Arrangements were being made for Narendra to sing: While he was tuning the Tānpura, one of the strings snapped, and the Master exclaimed, “Oh! What have you done?” Narendra then tuned the drums. The Master said to him, “You are beating that drum, and I feel as if someone were slapping my cheek.”
Referring to the Kirtan, Narendra said: ‘There is not much rhythm in the Kirtan. That’s why it is so popular and people love it so much.”
MASTER: “How silly! People like it because it is so tender and full of pathos.”
Sweet is Thy name, a Refuge of the humble!
It falls like sweetest nectar on our ears
And comforts us, Beloved of our souls! . . .
He sang again:
O Lord, must all my days pass by so utterly in vain? Down the path of hope I gaze with longing, day and night.
Thou art the Lord of all the worlds, and I but a beggar here; How can I ask of Thee to come and dwell within my heart? My poor heart’s humble cottage door is standing open wide; Be gracious, Lord, and enter there but once, and quench its thirst!
MASTER (to Hazra, smiling): “That was the first song he sang for me.”
Narendra sang one or two more songs. Then Vaishnavcharan sang, describing the grief of the gopis at the sight of Krishna as king of Mathura:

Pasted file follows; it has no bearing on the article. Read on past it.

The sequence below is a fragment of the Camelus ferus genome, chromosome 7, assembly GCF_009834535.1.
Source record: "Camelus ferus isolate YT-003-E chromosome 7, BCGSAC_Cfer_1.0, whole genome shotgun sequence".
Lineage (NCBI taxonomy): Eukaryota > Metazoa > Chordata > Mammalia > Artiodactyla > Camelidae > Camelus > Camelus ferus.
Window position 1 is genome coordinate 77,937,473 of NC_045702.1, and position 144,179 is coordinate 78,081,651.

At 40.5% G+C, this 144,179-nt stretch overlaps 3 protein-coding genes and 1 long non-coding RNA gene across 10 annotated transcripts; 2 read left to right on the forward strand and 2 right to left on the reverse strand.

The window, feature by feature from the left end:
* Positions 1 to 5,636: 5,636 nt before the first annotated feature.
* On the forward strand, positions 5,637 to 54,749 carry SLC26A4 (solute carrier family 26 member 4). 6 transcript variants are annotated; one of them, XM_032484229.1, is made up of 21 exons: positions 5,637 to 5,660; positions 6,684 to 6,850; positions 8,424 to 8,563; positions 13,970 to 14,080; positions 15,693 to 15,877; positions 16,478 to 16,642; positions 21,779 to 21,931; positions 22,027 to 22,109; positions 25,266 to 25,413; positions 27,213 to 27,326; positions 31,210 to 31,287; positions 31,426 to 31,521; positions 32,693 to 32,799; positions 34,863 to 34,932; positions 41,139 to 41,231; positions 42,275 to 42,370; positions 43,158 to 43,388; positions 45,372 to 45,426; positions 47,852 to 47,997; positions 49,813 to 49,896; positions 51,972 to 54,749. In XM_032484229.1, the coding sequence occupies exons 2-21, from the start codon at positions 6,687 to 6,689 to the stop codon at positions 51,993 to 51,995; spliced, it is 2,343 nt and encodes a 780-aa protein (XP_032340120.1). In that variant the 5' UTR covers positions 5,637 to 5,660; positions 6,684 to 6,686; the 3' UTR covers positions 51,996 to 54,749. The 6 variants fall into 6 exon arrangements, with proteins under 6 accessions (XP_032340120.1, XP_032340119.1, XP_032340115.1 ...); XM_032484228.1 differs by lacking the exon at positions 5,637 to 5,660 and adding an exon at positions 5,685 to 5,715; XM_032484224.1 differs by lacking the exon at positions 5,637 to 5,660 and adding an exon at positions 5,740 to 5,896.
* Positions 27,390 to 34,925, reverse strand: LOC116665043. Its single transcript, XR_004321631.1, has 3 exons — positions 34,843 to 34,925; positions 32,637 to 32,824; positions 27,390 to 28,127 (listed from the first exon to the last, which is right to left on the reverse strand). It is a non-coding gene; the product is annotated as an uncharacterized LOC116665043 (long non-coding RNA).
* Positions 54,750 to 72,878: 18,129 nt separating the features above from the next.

O Hari, how shall we know You now?
In Mathura’s royal splendour You have forgotten us. . . .
MASTER: “Won’t you sing that one-‘O Vina, sing Lord Hari’s name?”
O Vina, sing Lord Hari’s name!
Without the blessing of His feet
You cannot know the final Truth.
The name of Hari slays all grief:
Sing Hari’s name! Sing Krishna’s name!
If only Hari shows His grace,
Then I shall never be distressed.
O Vina, sing His name but once;
No earthly gem is half so rare.
Govinda says: In vain my days
Have passed. No longer may I float
Here in life’s trackless ocean waste!
While listening to the song, the Master became abstracted. Saying “Ah me! Ah me!” he went into samādhi. The devotees were sitting around him, their eyes riveted on him. The room was filled with people.
Master in ecstasy